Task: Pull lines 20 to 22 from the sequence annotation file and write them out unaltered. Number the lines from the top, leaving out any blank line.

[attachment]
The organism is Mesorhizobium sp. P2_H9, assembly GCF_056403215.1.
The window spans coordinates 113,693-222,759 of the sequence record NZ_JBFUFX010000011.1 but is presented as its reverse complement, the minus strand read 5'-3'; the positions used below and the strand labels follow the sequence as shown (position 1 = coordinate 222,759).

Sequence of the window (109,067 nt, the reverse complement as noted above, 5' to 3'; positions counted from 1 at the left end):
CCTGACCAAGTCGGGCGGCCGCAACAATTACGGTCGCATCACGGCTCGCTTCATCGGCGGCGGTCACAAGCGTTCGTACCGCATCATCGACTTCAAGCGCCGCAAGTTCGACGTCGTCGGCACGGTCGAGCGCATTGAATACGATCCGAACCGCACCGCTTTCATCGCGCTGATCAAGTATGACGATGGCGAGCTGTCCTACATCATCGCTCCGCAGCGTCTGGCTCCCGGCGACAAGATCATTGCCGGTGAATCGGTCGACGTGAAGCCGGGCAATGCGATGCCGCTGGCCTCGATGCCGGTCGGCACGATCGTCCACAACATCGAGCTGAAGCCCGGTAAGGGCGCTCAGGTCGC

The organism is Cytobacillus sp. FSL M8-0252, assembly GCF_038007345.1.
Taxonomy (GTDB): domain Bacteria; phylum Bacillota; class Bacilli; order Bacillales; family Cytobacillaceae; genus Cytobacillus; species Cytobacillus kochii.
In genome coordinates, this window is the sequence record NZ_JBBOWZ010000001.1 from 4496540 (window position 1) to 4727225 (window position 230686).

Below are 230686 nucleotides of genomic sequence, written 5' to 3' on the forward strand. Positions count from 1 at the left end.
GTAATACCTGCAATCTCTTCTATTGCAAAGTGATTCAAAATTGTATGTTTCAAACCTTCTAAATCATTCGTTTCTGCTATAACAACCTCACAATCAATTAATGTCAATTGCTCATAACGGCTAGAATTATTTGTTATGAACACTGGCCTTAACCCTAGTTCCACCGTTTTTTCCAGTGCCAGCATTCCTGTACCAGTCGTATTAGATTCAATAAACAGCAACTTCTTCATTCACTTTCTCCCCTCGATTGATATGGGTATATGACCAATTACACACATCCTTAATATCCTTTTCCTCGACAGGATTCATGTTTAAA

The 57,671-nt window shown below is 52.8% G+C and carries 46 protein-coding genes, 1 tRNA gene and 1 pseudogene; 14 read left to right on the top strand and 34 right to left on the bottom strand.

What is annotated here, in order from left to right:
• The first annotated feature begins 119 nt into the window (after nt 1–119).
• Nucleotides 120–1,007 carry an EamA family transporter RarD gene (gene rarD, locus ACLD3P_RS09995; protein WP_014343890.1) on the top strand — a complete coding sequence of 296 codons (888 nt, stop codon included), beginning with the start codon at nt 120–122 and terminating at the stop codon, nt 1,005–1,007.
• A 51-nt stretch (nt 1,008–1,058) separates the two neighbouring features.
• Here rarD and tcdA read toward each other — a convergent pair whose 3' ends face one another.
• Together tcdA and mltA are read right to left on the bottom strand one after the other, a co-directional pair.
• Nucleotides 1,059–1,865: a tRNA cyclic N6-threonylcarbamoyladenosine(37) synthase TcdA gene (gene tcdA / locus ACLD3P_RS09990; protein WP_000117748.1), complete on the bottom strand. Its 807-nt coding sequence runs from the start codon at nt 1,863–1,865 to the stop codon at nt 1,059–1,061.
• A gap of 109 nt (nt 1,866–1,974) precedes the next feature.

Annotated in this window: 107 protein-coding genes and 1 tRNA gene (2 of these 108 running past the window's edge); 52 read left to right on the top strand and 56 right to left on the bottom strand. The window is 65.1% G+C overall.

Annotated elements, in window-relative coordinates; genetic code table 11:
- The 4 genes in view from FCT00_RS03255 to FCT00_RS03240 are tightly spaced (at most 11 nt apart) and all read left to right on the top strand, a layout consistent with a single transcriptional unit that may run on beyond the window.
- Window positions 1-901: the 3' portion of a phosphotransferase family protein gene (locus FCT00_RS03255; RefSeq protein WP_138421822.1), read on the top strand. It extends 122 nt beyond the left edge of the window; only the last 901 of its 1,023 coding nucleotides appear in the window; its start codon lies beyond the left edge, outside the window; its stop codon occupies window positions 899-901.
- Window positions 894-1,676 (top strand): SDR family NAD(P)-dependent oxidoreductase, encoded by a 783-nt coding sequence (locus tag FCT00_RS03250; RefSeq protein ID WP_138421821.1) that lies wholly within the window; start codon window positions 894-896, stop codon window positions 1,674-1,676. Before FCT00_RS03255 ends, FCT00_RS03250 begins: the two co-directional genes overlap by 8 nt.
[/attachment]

Annotated elements, in window-relative coordinates; genetic code table 11:
- The 4 genes in view from FCT00_RS03255 to FCT00_RS03240 are tightly spaced (at most 11 nt apart) and all read left to right on the top strand, a layout consistent with a single transcriptional unit that may run on beyond the window.
- Window positions 1-901: the 3' portion of a phosphotransferase family protein gene (locus FCT00_RS03255; RefSeq protein WP_138421822.1), read on the top strand. It extends 122 nt beyond the left edge of the window; only the last 901 of its 1,023 coding nucleotides appear in the window; its start codon lies beyond the left edge, outside the window; its stop codon occupies window positions 899-901.